The Bad and the Ugly
MZ: There have been some hiccups, but for the most part I can't say there have been any bad projects. The most pain-in-the-ass project we did was an LS1 swap in a BMW E30. We do a bit of everything. When I started, I kind of bit off more than I could chew. I took on more projects than one person could handle. I let people in who were trying to help but didn't. They used me. It was a big learning experience, realizing who my true friends are. Learning time management, learning to not do too much or say yes too much. It was just way too much to handle. It was a pain then, but we made it work. Despite the stress of worrying if I was gonna make enough money to support my first employee, [Dan used] his experience with NSXs to bring in tons of different cars, [like] GT-Rs. We've [even] had Ferraris here. I never would've thought this little shop in the middle of the woods would get these kinds of cars in and do the work we do. It always surprises people when they come here for the first time. When you drive by you can see the green roof and a little fence way off in the distance down this gravel driveway; you'd never think of what's inside and what we do here. It's kind of nice being out here, quiet out here in the woods, secluded, which a lot of our clients like. But like I said earlier, it's time to make a move.
MZ: I've got a '93 RX-7 that we're going to be building later on in the year for HorsePower TV and hopefully unveil it at SEMA 2013. As far as Honda stuff, I know one of Dan's builds that he'd love to do is a K-series NSX. We're all about the crazy builds. I'd still like to rebuild my old Civic exactly how it was before because I never got to enjoy it. I never really finished it. That still kind of bugs me. Once I'm able to get to a place, financially, where I can afford to do so, I'm gonna track down a Civic. It won't be the same one as my old one, but that's fine. I just want to try to get it back to how I had it, finish it, enjoy it, and keep it as a memory of how I got started.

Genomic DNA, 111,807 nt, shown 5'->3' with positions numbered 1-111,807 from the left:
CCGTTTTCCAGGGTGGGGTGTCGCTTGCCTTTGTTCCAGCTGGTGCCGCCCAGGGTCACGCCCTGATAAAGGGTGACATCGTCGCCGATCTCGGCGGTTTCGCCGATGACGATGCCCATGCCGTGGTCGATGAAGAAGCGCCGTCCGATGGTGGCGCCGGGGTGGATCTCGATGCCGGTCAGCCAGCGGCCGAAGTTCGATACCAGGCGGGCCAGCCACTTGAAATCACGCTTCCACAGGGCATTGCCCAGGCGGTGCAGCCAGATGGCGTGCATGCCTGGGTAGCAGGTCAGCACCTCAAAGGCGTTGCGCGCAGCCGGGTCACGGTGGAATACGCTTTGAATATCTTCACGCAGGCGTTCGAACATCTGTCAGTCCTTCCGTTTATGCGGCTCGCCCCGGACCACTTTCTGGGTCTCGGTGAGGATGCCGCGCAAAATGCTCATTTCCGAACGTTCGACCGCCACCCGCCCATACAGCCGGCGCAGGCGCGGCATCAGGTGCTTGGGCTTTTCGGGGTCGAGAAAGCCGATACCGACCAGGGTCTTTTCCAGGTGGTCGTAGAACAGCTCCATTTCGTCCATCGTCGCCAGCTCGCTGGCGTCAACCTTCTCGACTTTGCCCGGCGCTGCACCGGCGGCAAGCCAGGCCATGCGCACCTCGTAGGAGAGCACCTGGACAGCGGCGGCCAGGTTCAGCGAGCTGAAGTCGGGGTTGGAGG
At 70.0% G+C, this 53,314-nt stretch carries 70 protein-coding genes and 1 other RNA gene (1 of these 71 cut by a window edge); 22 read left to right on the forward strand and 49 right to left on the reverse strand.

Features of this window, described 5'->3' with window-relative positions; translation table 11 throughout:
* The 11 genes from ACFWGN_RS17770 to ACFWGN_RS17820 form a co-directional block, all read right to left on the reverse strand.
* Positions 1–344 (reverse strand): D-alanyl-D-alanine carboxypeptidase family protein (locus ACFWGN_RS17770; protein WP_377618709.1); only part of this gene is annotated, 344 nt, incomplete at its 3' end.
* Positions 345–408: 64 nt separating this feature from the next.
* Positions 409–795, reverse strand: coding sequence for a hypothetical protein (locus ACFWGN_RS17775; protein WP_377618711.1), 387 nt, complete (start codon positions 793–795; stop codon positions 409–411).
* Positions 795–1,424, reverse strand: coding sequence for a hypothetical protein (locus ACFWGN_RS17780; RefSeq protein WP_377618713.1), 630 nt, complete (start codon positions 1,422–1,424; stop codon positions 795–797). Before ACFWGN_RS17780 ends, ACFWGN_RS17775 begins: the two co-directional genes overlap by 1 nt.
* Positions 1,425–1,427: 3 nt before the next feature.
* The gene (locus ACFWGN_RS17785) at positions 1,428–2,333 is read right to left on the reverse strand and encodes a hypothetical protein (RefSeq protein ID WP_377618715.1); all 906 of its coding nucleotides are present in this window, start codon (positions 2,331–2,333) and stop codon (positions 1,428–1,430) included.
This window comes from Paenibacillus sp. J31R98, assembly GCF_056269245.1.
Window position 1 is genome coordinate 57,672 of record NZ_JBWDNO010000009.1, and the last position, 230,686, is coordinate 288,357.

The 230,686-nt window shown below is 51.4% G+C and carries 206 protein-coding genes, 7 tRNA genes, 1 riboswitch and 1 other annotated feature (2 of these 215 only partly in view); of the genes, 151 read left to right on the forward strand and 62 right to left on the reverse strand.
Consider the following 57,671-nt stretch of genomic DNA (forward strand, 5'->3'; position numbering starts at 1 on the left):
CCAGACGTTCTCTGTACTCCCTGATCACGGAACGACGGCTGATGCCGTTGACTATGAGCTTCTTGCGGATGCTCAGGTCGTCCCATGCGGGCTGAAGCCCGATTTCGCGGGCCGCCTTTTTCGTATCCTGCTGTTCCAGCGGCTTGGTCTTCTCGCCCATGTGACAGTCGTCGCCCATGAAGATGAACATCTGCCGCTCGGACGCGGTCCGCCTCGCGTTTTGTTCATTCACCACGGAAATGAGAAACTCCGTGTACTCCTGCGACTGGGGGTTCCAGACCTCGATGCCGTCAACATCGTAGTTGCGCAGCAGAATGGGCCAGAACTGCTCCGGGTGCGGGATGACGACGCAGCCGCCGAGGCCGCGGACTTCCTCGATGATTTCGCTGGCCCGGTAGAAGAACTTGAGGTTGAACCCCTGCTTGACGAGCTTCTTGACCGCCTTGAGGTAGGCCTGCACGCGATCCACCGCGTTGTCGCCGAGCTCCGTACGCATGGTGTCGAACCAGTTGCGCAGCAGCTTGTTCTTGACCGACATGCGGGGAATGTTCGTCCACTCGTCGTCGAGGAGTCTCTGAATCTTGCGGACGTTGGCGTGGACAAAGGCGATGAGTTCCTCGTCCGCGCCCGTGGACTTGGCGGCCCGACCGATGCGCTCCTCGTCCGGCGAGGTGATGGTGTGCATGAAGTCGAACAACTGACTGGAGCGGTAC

MZ: This year is gonna be a big year for us. It'll cement our name, hopefully, in this industry. I hope other people can be inspired from what I've done, to kind of risk it all. I don't want to live with regrets in life. I hope I can inspire other people to just go for it. I've realized that nothing's impossible, as long as you're willing to work. Nothing's more rewarding, despite the hours, despite everything. It's more than just a business. It's my baby [laughs]. It still brings a smile to myself every day. The best part is when [the customers] pick their cars up and how excited and how happy they are. I love it.